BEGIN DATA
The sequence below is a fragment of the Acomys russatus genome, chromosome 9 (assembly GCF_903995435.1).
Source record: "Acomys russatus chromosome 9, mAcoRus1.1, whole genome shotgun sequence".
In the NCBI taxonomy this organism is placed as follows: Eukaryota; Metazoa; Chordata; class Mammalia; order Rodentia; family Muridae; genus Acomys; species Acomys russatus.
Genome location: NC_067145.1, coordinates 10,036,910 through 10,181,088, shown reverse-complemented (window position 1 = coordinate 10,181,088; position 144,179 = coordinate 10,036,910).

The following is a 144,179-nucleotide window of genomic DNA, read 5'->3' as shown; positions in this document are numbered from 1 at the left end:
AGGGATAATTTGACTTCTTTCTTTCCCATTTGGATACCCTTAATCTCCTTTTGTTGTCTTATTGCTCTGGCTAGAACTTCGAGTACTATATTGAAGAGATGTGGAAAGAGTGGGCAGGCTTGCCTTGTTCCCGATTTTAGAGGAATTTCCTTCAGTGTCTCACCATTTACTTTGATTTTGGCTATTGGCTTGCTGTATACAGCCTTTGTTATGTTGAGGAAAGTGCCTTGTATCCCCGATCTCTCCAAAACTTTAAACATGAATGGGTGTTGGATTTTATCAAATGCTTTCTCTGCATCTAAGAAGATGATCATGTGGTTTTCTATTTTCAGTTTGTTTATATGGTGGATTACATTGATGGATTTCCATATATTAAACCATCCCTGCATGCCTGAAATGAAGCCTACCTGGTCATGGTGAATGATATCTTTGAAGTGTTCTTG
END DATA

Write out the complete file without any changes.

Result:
The sequence below is a fragment of the Acomys russatus genome, chromosome 9 (assembly GCF_903995435.1).
Source record: "Acomys russatus chromosome 9, mAcoRus1.1, whole genome shotgun sequence".
In the NCBI taxonomy this organism is placed as follows: Eukaryota; Metazoa; Chordata; class Mammalia; order Rodentia; family Muridae; genus Acomys; species Acomys russatus.
Genome location: NC_067145.1, coordinates 10,036,910 through 10,181,088, shown reverse-complemented (window position 1 = coordinate 10,181,088; position 144,179 = coordinate 10,036,910).

The following is a 144,179-nucleotide window of genomic DNA, read 5'->3' as shown; positions in this document are numbered from 1 at the left end:
AGGGATAATTTGACTTCTTTCTTTCCCATTTGGATACCCTTAATCTCCTTTTGTTGTCTTATTGCTCTGGCTAGAACTTCGAGTACTATATTGAAGAGATGTGGAAAGAGTGGGCAGGCTTGCCTTGTTCCCGATTTTAGAGGAATTTCCTTCAGTGTCTCACCATTTACTTTGATTTTGGCTATTGGCTTGCTGTATACAGCCTTTGTTATGTTGAGGAAAGTGCCTTGTATCCCCGATCTCTCCAAAACTTTAAACATGAATGGGTGTTGGATTTTATCAAATGCTTTCTCTGCATCTAAGAAGATGATCATGTGGTTTTCTATTTTCAGTTTGTTTATATGGTGGATTACATTGATGGATTTCCATATATTAAACCATCCCTGCATGCCTGAAATGAAGCCTACCTGGTCATGGTGAATGATATCTTTGAAGTGTTCTTG